Don’t let your kidneys fail!
Table of Contents
Kidneys perform a life-sustaining job of filtering fluid, removing waste products and excess fluid from the body. Around 10% of the population suffers from some form of kidney damage, and every year millions die prematurely of complications related to chronic kidney disease (CKD). CKD is the gradual loss of kidney function.
World Kidney Day is held on the second Thursday of March to create awareness for reducing the frequency of kidney associated health problems. It is a joint initiative of International Federation of Kidney Foundations (IFKF) and the International Society of Nephrology (ISN). This year WKD is celebrated on 10th March 2016.
Although CKD is a life-threatening illness, it can be prevented and managed if diagnosed early. Read on to catch a kidney disease early and steps to prevent it.
- It is estimated that 300 million people suffer from CKD, worldwide.
- Globally, CKD is the 12th leading cause of death and 17th leading cause of disability.
Spot the warning signs and symptoms
- High blood pressure
- Changes in the appearance of urine
- Blood in the urine
- Changes in the amount and number of times urine is passed especially during night
- Puffiness in legs and ankles
- Pain in the kidney area
- Loss of appetite
- Difficulty sleeping
- Lack of concentration
- Shortness of breath
- Nausea and vomiting
- Bad breath and a metallic taste in mouth
Assess your risks and take important tests:
You might be at an increased risk for kidney disease if you have diabetes, high blood pressure, family history of CKD, cardiovascular disease or diabetes. Obesity, old age, chronic urinary tract infections, kidney stones, obesity and low-birth weight are other additional risk factors you need to be aware of.
If you belong to the high-risk group, it is better to consult a doctor and take simple, life-saving tests to measure parameters like blood pressure, protein in the urine, serum creatinine, and Glomerular Filtration Rate (GFR).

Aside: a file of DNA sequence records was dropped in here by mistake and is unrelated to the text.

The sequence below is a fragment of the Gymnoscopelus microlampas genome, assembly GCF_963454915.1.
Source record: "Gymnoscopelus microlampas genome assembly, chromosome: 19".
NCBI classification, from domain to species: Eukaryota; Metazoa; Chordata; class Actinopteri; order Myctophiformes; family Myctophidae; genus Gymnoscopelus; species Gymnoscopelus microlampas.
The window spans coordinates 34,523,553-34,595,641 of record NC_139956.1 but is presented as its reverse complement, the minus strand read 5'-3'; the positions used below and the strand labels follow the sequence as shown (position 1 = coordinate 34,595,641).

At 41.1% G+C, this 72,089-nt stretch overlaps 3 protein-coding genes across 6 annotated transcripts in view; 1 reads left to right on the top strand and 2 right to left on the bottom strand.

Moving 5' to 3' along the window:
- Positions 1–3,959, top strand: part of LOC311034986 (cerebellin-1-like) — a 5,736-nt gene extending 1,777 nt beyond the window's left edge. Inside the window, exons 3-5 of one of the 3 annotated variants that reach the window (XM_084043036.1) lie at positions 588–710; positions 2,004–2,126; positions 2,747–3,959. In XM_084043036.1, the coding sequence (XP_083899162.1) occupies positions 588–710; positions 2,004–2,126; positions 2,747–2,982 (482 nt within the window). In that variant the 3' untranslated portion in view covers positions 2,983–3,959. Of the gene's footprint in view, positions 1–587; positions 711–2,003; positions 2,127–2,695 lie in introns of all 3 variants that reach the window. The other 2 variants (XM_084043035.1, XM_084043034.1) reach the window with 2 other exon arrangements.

CKD can cause the following health issues:
- Cardiovascular disease
- Heart attack and stroke
- High blood pressure
- Weak bones
- Nerve damage (neuropathy)
- Kidney failure (end-stage renal disease, or ESRD)
- Anaemia or low red blood cell count
If you are at risk, follow these tips to prevent CKD:
A. Consume lesser proteins: You should reduce the intake of high-protein foods like lean meats, eggs, milk, cheese and beans and try to consume more of low-protein foods such as vegetables, fruits, bread and cereals.
B. Avoid salted foods: Lower the amount of sodium you consume by avoiding products with added salt like frozen foods, canned soups, fast foods, processed meats, salty snack foods, and canned vegetables.
C. Choose lower potassium foods: Reduce the intake of high-potassium foods like bananas, oranges, potatoes, spinach and tomatoes. Include low-potassium foods such as apples, cabbage, carrots, green beans, grapes, and blueberries in your diet.
D. Quit smoking and reduce your alcohol intake: Smoking increases your risk of cardiovascular disease and can worsen your kidney problems. Excessive alcohol intake will cause an increase in blood pressure and a rise in blood cholesterol and hence CKD.
E. Exercise regularly: Around 2 hours and 30 minutes of moderate-intensity aerobic activity every week can reduce your risk of developing CKD by lowering your blood pressure.
DID YOU KNOW?
According to a study, a minimal amount of walking – just once a week for less than 30 minutes helped kidney disease patients live longer, and also cut their requirements of dialysis or a kidney transplant. [av_promobox button='yes' label='Book A Health Check On MediBuddy' link='https://www.medibuddy.in/?utm_source=blog_cta&utm_medium=blog' link_target='' color='blue' custom_bg='#f00' custom_font='#ffffff' size='large' icon_select='no' icon='ue800' font='entypo-fontello'] Your kidneys are precious. Make sure to get regular health screenings. [/av_promobox] SOURCES:
- NATIONAL KIDNEY FOUNDATION. ACCESSED FEB 25, 2016.
- NATIONAL HEALTH SERVICE. ACCESSED FEB 26, 2016.
- CENTERS FOR DISEASE CONTROL AND PREVENTION. ACCESSED FEB 26, 2016.